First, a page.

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I got a slightly different result than suggested

$$\begin{align} f''(x)&=\lim_{h\rightarrow 0}\frac{f'(x+h)-f'(x-h)}{2h} &(1)\\ &=\lim_{h\rightarrow 0}\frac{\frac{f(x+h)-f(x)}{h}-\frac{f(x)-f(x-h)}{h}}{2h}&(2)\\ &=\lim_{h\rightarrow 0}\frac{f(x+h)+f(x-h)-2f(x)}{2h^2}&(3) \end{align}$$

It seems that I got an extra factor of 2. I realized that such proof is not rigorous, because from (1) to (2), there are double limits and something mysterious could happen. Is it the reason why I got a wrong result?

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    $\begingroup$ Try writing a Taylor approximation centered at $x$, evaluating it at $f(x+h)$ and also at $f(x-h)$. Work with the remainder term $R$ which satisfies $\lim_{h\to 0} R(h)/h^2=0$. $\endgroup$ – FakeAnalyst56 Jun 20 at 2:48
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As you mentioned, the step from (1) to (2) is a little suspicious, especially since by definition, \begin{equation} f'(x+h) = \lim_{k \to 0} \dfrac{f(x+h+k) - f(x+h)}{k}. \end{equation}

The most common, and the most easily generalizable approach to this question would be to use a Taylor expansion: \begin{align} f(x+h) = f(x) + h f'(x) + \dfrac{h^2}{2} f''(x) + \varphi(h), \tag{$*$} \end{align} for some function $\varphi$ (which is just LHS minus RHS) defined in a neighbourhood of $x$, such that $\lim_{h \to 0} \dfrac{\varphi(h)}{h^2} = 0$. The proof of the fact that $\varphi$ satisfies this limit condition can be found in Michael Spivak's Calculus, Chapter $20$, Theorem $1$ (or you can come up with your own proof; it's not that hard to prove... in the general case, just apply L'Hopital's rule several times, or you can give a proof by induction).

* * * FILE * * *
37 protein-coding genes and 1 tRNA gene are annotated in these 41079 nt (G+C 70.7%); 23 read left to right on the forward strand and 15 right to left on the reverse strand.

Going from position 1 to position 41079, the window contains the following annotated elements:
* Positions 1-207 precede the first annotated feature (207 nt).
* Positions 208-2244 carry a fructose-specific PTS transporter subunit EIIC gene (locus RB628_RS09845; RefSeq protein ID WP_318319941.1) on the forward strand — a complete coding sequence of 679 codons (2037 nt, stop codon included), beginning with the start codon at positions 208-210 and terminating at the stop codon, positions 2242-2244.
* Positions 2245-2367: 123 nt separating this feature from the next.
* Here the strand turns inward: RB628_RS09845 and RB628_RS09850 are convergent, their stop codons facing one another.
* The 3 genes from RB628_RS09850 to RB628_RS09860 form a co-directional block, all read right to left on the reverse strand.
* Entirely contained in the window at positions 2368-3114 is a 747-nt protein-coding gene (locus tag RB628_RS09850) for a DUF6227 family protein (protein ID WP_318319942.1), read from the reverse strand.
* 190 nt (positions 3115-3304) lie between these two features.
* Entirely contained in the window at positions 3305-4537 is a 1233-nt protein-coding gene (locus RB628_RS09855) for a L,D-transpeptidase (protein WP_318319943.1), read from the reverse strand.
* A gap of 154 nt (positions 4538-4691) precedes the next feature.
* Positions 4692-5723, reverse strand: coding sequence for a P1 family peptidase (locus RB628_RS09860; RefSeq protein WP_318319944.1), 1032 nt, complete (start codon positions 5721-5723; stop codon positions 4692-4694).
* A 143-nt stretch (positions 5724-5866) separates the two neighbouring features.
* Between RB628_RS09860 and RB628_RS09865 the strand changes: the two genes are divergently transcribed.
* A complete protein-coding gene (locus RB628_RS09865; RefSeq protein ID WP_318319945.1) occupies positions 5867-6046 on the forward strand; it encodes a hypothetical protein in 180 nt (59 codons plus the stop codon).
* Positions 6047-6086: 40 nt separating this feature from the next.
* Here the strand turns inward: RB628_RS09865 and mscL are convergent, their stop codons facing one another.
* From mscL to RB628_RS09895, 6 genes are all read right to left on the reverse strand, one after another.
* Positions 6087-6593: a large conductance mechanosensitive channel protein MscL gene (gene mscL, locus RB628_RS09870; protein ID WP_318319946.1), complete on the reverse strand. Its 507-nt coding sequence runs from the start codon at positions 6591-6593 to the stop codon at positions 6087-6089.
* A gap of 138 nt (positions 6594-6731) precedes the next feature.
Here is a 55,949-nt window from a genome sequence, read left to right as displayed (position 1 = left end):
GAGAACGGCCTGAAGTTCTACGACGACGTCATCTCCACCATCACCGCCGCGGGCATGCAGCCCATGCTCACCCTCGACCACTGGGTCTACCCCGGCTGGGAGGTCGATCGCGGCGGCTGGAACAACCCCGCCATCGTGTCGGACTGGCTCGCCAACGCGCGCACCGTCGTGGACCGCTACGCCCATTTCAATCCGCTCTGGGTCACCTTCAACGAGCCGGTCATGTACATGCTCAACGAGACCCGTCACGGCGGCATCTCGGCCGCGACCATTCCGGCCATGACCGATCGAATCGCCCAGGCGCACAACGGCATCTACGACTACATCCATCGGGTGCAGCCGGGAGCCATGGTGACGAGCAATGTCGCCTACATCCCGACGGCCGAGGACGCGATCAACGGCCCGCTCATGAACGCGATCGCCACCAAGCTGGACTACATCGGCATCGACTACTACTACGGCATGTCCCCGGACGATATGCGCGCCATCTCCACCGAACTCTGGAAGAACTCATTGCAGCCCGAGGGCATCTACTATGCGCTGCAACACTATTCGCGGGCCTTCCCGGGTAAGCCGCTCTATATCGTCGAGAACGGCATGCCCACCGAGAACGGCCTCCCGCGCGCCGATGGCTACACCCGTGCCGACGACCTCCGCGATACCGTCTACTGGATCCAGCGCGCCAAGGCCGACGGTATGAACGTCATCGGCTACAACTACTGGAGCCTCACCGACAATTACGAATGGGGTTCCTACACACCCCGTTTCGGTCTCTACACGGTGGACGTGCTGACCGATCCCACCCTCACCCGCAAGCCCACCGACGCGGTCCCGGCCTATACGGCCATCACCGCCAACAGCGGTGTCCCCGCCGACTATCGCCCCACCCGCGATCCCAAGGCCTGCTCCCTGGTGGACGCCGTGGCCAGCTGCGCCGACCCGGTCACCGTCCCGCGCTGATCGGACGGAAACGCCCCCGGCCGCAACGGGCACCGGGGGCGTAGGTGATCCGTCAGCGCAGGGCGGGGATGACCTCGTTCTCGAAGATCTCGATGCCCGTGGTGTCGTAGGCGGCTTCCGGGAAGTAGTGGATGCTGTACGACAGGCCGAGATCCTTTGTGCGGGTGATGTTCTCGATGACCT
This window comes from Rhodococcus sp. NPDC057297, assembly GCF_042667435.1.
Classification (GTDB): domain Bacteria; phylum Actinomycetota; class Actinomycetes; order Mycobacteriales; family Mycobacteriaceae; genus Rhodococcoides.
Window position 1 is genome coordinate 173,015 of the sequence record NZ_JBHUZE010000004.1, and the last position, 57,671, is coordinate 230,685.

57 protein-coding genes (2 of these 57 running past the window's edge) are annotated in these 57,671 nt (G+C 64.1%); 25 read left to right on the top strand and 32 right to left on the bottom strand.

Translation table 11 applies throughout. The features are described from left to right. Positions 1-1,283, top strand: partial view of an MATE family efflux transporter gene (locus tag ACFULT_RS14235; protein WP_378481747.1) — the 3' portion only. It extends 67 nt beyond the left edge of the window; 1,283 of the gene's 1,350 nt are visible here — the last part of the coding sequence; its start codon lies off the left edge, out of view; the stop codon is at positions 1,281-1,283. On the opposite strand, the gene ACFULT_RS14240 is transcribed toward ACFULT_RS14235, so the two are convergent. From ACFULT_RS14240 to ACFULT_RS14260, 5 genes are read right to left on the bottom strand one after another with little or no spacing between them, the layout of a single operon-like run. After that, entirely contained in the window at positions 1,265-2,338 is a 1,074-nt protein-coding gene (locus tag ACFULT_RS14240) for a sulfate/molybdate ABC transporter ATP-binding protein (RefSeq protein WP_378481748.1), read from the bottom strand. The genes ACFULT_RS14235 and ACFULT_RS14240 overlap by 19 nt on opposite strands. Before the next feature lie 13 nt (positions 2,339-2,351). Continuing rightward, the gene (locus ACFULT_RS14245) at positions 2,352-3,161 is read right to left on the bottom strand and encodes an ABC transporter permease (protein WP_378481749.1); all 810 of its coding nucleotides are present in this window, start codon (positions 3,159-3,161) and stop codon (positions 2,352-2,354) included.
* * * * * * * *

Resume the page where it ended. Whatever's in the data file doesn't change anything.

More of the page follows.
Similarly, we have \begin{align} f(x-h) = f(x) - h f'(x) + \dfrac{h^2}{2} f''(x) + \varphi(-h). \tag{$*$} \end{align}

Can you see how adding, rearranging terms of $(*)$ and $(**)$ yields the desired result?

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  • $\begingroup$ Yes. Thank you. I also see how 1/2 plays a role, as 1/2 appears in Taylor expansion to the second order. $\endgroup$ – Mou Jun 20 at 3:05
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You made a slight mistake. Here, the corrected version.

$$\begin{align} f''(x)&=\lim_{h\rightarrow 0}\frac{f'(x+h)-f'(x-h)}{2h} &(1)\\ &=\lim_{h\rightarrow 0}\frac{\frac{f(x+2h)-f(x)}{2h}-\frac{f(x)-f(x-2h)}{2h}}{2h}&(2)\\ &=\lim_{h\rightarrow 0}\frac{f(x+2h)+f(x-2h)-2f(x)}{4h^2}&(3)\\ &=\lim_{h'\rightarrow 0}\frac{f(x+h')+f(x-h')-2f(x)}{(h')^2}&(4)\\ \end{align}$$ where $h'=\frac{h}{2}$. Since, $h$ is small enough and it approaches $0$. Therefore, we can replace $h'$ by $h$ in $(4)$, and we get the desired formula.

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  • $\begingroup$ @ downvoter, can you please let me know my mistake? $\endgroup$ – Kumar Jun 20 at 3:02
  • $\begingroup$ I did not downvote your post, but (2) does not immediately follow from (1). More precisely, it is not true that $f'(x+h) = \frac{f(x+2h) - f(x)}{2h}$. $\endgroup$ – Jesse Madnick Jun 20 at 3:03
  • $\begingroup$ @JesseMadnick I see your point. I should be using some another variable in $(2)$ but as they both approach zero simultaneously, I made the abuse and used the same $h$. I have used the equation: $f'(x)=lim_{k\rightarrow 0}\frac{f(x+k)-f(x-k)}{2k}$. Maybe it makes some sense now. $\endgroup$ – Kumar Jun 20 at 3:08
  • $\begingroup$ @jesse, assuming $f$ is twice differentiable, I think $\lim_{h\rightarrow0} f'(x+h)=f'(x) = \lim_{2h\rightarrow 0}\frac{f(x+2h)-f(x)}{2h}$. The main error in this proof, I believe, is still the use of double limits. We're now able to get arbitrary results if we use it wrongly. $\endgroup$ – Mou Jun 20 at 3:14

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